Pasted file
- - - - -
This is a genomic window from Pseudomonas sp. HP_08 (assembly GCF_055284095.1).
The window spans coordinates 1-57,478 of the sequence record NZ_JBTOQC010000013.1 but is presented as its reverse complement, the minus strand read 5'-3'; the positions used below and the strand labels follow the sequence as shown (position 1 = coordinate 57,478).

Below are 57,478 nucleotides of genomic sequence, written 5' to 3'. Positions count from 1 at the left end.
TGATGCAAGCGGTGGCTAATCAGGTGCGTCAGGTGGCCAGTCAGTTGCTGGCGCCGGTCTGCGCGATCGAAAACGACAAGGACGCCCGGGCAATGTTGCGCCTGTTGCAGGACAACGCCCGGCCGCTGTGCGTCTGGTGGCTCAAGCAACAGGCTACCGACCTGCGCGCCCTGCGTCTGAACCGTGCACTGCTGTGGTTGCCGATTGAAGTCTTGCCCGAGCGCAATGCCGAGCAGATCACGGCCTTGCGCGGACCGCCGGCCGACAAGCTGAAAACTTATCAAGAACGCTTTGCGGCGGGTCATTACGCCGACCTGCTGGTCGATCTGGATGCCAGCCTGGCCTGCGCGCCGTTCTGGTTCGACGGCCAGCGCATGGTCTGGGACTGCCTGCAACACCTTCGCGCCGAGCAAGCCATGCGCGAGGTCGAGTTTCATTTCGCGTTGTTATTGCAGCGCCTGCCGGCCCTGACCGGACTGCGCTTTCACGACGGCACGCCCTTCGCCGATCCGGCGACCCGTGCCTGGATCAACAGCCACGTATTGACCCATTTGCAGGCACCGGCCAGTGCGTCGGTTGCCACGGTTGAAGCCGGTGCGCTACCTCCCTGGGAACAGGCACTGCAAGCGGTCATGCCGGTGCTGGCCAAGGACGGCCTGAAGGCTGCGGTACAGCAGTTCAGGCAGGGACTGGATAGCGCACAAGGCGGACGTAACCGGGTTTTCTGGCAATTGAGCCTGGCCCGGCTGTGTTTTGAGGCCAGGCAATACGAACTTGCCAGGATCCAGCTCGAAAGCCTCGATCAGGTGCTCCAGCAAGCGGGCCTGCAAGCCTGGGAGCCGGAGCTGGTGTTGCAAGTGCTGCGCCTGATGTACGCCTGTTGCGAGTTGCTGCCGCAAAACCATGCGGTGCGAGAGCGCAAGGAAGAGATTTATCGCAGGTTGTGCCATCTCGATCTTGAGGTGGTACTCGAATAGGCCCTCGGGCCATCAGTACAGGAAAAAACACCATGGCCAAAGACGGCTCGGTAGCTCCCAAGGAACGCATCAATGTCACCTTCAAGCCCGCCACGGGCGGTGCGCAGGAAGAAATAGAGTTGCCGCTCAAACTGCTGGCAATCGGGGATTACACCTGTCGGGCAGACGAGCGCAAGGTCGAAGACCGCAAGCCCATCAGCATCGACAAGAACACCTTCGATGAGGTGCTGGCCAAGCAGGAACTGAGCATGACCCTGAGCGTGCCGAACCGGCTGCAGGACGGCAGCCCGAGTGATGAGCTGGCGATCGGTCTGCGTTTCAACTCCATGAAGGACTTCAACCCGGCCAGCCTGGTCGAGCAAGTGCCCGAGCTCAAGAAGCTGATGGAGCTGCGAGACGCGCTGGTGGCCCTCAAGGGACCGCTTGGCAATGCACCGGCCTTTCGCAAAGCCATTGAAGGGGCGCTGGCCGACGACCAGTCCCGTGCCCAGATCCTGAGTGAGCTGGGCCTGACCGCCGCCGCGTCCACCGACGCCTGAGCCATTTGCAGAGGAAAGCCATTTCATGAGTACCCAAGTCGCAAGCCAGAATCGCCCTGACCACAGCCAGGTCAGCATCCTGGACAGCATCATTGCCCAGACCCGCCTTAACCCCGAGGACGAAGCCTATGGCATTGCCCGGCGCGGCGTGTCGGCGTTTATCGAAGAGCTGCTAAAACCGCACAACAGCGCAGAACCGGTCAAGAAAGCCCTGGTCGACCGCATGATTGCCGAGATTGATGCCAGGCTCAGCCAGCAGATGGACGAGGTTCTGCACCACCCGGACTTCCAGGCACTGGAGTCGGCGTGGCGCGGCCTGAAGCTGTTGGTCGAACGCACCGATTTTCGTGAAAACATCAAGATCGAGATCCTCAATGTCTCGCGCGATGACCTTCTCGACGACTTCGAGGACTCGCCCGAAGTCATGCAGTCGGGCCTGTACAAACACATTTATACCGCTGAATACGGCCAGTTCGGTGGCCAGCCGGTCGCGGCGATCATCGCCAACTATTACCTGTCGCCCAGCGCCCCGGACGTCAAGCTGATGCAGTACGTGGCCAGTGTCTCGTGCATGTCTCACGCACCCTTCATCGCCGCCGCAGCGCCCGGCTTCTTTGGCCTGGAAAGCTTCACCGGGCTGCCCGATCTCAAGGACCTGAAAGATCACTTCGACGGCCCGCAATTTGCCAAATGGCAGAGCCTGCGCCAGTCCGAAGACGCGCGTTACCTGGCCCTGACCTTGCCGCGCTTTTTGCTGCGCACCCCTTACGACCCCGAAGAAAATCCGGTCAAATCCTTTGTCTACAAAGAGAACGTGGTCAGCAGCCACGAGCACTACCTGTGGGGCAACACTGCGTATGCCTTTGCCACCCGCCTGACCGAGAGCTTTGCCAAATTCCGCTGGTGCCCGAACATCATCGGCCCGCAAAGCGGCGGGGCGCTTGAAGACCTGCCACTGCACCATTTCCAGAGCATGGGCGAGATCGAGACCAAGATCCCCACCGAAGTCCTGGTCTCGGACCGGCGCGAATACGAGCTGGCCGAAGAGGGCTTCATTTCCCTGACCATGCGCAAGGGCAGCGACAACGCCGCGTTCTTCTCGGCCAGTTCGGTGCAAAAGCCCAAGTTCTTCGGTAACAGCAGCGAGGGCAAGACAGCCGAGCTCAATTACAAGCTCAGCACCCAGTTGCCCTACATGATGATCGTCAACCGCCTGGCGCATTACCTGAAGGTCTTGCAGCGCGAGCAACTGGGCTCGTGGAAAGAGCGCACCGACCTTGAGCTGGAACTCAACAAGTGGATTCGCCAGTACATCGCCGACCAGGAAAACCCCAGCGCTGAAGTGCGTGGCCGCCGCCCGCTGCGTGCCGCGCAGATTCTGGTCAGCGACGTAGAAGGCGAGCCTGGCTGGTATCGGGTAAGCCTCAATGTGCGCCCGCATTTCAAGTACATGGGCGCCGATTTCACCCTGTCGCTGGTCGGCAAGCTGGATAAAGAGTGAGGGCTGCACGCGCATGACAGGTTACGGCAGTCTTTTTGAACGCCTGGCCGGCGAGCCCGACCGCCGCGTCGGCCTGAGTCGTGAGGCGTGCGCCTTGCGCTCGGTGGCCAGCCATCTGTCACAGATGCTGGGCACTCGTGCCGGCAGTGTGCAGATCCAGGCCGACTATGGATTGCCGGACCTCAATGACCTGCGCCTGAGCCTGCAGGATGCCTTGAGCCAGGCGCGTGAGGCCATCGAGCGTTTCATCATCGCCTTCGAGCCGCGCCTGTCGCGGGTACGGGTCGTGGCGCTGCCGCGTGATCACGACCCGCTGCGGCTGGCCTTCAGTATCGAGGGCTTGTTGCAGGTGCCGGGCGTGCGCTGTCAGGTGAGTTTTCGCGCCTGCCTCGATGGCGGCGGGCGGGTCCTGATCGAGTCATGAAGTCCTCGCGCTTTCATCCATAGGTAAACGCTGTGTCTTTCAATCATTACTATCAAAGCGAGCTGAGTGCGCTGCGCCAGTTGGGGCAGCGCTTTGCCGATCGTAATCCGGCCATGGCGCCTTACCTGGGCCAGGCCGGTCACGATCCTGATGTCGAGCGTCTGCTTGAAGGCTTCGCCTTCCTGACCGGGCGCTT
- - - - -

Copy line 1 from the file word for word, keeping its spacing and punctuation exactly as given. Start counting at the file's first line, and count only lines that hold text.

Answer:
This is a genomic window from Pseudomonas sp. HP_08 (assembly GCF_055284095.1).